Cannabis’ Effects on the Heart and Cardiovascular System


         As more government agencies continue to legalize the recreational use of cannabis, it is becoming more and more prevalent in groups of individuals who suffer from a variety of health concerns.1 The parts of cannabis that help these individuals are called Cannabinoids, but most people know them as THC and CBD. These cannabinoids have been around in nature for a long time, but recently scientists have discovered a method of making synthetic THC and CBD. With all this time that humans have been consuming cannabis, many are surprised to find out that very little is known about its medical benefits or side-effects.1 There are many questions to be answered, and there is quite a long road of research left before anyone can say for sure the answers of those questions. The most important question to be asked must be is it medically safe to use cannabis? A few cardiology studies regarding the effects of cannabis on the heart and the results are varied. The following information is based on a case review of studies on cannabis research from 1970 until 2019.1

            As many heavy users of cannabis can attest, one of the most common side-effects of using cannabis is a big increase in heart rate. This is usually followed by feeling sweaty, sometimes nausea, and a heightened ability to laugh. Researchers are still trying to find the exact reason why cannabis has such a large effect on heart rate, but they believe the reason why its so hard to pin down is because cannabis is such a complex drug1. There are hundreds of different strains of marijuana, and each of them have a variety of side-effects and benefits. What scientists do know is that individuals who suffer from atrial fibrillation (a type of irregular heartbeat) may experience some benefits from consuming cannabis1. They have shown to have more regulated heart beats and helps the pumping of blood. It was also found that these individuals had a lower chance of having blood clots, heart failure, or a stroke if they regularly consume cannabis. Though these studies had promising results for their participants, further research needs to be done, because cannabis use can also have negative effects on the heart.1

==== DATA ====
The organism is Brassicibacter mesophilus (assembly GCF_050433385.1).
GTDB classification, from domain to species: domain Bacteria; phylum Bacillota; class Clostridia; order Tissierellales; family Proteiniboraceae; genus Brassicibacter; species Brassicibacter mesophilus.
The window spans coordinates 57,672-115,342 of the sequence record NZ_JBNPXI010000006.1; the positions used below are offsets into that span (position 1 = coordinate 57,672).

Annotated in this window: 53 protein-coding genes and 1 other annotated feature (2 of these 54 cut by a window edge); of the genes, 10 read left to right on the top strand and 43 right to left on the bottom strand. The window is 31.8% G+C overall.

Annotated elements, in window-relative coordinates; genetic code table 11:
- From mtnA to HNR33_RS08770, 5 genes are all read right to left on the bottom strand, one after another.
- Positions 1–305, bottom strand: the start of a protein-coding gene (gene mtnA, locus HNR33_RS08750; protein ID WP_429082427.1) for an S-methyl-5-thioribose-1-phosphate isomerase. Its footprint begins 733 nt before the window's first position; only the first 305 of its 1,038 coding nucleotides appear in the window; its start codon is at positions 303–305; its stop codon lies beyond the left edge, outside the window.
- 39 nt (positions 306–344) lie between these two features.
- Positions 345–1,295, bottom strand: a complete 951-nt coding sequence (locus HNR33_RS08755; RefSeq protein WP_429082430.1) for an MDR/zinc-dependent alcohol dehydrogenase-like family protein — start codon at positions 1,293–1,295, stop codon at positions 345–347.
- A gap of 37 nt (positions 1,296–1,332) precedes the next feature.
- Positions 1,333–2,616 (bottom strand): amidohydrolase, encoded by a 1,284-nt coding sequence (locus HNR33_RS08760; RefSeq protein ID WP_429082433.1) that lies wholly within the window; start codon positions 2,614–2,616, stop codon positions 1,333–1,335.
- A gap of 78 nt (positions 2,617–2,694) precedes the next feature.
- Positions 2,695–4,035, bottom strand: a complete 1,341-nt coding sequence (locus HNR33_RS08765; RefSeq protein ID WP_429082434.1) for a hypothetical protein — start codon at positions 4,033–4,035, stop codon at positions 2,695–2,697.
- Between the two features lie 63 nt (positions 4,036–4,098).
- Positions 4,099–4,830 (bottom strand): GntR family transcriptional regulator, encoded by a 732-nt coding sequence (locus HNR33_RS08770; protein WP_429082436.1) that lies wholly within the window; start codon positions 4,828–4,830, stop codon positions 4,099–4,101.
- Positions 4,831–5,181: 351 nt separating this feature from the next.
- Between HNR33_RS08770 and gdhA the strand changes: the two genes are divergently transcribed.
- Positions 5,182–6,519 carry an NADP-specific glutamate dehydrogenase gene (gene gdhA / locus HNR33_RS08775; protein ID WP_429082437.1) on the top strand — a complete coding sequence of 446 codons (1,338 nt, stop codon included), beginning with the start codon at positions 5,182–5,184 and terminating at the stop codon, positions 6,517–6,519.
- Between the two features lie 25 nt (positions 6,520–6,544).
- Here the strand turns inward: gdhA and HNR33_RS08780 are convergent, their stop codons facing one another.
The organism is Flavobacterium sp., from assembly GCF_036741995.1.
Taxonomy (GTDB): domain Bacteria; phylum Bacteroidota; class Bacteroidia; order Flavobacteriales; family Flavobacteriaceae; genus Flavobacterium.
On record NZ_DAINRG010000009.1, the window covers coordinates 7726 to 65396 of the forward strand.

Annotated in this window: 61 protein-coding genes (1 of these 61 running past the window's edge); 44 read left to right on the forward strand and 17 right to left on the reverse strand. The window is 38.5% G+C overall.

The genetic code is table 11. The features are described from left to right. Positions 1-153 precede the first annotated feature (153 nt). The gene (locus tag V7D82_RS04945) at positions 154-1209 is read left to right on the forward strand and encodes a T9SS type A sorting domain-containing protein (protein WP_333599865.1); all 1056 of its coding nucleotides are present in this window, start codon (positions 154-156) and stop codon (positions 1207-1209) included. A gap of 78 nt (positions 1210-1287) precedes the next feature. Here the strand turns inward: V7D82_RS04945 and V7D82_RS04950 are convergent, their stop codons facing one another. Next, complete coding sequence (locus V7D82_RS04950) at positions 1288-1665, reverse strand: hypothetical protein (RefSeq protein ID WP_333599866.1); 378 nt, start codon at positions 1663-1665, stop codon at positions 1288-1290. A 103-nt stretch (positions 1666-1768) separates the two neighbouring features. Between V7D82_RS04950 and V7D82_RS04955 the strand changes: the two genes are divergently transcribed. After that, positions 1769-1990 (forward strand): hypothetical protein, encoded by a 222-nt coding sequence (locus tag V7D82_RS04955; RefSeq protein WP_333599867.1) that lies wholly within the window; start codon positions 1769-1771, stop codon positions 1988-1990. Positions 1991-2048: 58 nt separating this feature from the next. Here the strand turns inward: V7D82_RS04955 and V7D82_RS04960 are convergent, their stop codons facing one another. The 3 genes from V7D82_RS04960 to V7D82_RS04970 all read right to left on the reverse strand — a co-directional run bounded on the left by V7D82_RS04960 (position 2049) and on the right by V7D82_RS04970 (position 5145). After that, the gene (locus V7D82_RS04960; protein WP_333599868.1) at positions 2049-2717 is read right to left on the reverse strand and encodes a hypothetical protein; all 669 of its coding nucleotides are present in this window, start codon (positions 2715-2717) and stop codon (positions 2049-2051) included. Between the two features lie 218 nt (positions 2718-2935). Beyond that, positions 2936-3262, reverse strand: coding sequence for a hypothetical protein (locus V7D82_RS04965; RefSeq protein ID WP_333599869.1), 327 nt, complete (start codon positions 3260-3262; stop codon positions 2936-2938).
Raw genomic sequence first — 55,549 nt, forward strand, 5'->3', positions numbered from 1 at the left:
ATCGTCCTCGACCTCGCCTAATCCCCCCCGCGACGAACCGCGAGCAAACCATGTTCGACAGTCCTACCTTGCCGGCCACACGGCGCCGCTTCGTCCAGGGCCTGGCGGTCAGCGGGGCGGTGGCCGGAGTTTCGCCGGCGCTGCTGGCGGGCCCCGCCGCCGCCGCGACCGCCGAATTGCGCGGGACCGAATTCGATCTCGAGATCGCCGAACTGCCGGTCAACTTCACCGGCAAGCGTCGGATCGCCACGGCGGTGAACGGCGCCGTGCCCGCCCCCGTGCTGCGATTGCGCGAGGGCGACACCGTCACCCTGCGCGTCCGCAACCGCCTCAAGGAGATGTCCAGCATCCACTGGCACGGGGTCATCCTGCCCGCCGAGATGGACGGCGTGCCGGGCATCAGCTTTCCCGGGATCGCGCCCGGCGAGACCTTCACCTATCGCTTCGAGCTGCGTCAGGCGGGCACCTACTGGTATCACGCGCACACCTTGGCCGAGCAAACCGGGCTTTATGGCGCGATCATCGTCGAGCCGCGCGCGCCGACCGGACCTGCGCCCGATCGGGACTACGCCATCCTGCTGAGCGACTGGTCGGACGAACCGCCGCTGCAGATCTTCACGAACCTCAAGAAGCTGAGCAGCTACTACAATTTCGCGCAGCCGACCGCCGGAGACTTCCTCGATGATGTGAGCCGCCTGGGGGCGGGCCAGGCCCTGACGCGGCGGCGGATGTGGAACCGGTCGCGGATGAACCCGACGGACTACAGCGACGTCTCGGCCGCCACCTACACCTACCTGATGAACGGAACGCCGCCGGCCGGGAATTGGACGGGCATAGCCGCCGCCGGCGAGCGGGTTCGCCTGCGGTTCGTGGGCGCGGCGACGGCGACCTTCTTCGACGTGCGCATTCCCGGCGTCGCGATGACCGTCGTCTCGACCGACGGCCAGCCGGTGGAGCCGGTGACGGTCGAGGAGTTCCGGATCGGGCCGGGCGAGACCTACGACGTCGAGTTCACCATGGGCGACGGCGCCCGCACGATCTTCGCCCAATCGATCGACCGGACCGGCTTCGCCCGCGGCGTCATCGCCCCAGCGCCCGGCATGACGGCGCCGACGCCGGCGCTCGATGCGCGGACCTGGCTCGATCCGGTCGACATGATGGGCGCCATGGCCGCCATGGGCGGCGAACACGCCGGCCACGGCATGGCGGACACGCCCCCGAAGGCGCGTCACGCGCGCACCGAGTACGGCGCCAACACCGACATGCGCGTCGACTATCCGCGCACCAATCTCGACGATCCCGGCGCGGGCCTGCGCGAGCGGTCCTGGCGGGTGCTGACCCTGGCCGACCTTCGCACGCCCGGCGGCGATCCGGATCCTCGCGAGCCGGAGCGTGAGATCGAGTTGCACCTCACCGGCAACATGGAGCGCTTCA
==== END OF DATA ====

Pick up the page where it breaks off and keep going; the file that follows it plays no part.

Coronary artery disease is when the blood vessels closest to the heart become diseased or damaged1. These blood vessels supply the heart with blood, nutrients, and oxygen. There has been evidence from researchers that show that individuals who suffer from coronary artery disease who consume cannabis are eight percent more likely to have a heart attack1. Cannabis was not the only possible cause of these heart attacks, as these individuals were male, obese, and used other recreational substances1. It was also found that a lot of those deaths were while consuming synthetic cannabis, so there are quite a lot of factors that need to be considered as well. In some cases, even having an autoimmune disease like HIV-infection while consuming cannabis can lead to having a higher risk of having a heart attack1. There has also been a recent study of adults under the age of 50 who have had at least one heart attack. Those researchers were surprised to find that 10 percent of the participants had at consumed either cannabis, cocaine, or both. However, there was not enough evidence to conclude whether those individuals heart attacks were caused by cannabis or cocaine, so it remains a mystery for now. 1

            Though it is quite clear that cannabis has some sort of effect on the heart, the degree to which the effects the heart is unclear. The good news is that as more governments legalize marijuana, the easier it will be for researchers to begin start filling in the gaps in our knowledge1. One recent found that cannabis use can be a preventative measure against developing diabetes later in life. The positive results are few, but they have shown to have a lower prevalence of the risk-factors of developing diabetes as well1.

References

(1) Rezkalla, S.; Kloner, R. A. Cardiovascular Effects of Marijuana. Trends in Cardiovascular Medicine. Elsevier Inc. October 1, 2019, pp 403–407. https://doi.org/10.1016/j.tcm.2018.11.004.